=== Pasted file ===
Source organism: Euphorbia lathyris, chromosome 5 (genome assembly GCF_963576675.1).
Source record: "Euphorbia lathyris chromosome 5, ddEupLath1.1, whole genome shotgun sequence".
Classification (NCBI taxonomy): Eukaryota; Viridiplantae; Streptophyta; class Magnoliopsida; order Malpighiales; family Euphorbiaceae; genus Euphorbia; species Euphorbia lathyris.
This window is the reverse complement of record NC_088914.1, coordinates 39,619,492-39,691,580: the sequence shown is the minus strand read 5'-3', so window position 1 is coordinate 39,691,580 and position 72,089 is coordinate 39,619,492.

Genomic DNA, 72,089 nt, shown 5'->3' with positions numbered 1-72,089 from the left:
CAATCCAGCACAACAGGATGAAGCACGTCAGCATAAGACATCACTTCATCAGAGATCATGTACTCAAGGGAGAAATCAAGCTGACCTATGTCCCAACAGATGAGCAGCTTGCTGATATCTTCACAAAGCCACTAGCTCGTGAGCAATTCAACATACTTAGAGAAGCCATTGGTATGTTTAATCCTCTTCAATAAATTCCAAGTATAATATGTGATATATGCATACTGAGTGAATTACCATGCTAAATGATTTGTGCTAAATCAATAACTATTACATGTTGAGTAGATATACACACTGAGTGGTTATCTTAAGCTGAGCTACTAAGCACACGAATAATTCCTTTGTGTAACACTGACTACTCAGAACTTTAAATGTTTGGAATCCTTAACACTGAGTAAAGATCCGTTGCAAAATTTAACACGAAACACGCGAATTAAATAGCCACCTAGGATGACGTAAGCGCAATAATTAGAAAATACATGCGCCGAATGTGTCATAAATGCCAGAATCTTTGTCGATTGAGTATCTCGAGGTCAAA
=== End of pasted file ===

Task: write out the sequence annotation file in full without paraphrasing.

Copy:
Source organism: Euphorbia lathyris, chromosome 5 (genome assembly GCF_963576675.1).
Source record: "Euphorbia lathyris chromosome 5, ddEupLath1.1, whole genome shotgun sequence".
Classification (NCBI taxonomy): Eukaryota; Viridiplantae; Streptophyta; class Magnoliopsida; order Malpighiales; family Euphorbiaceae; genus Euphorbia; species Euphorbia lathyris.
This window is the reverse complement of record NC_088914.1, coordinates 39,619,492-39,691,580: the sequence shown is the minus strand read 5'-3', so window position 1 is coordinate 39,691,580 and position 72,089 is coordinate 39,619,492.

Genomic DNA, 72,089 nt, shown 5'->3' with positions numbered 1-72,089 from the left:
CAATCCAGCACAACAGGATGAAGCACGTCAGCATAAGACATCACTTCATCAGAGATCATGTACTCAAGGGAGAAATCAAGCTGACCTATGTCCCAACAGATGAGCAGCTTGCTGATATCTTCACAAAGCCACTAGCTCGTGAGCAATTCAACATACTTAGAGAAGCCATTGGTATGTTTAATCCTCTTCAATAAATTCCAAGTATAATATGTGATATATGCATACTGAGTGAATTACCATGCTAAATGATTTGTGCTAAATCAATAACTATTACATGTTGAGTAGATATACACACTGAGTGGTTATCTTAAGCTGAGCTACTAAGCACACGAATAATTCCTTTGTGTAACACTGACTACTCAGAACTTTAAATGTTTGGAATCCTTAACACTGAGTAAAGATCCGTTGCAAAATTTAACACGAAACACGCGAATTAAATAGCCACCTAGGATGACGTAAGCGCAATAATTAGAAAATACATGCGCCGAATGTGTCATAAATGCCAGAATCTTTGTCGATTGAGTATCTCGAGGTCAAA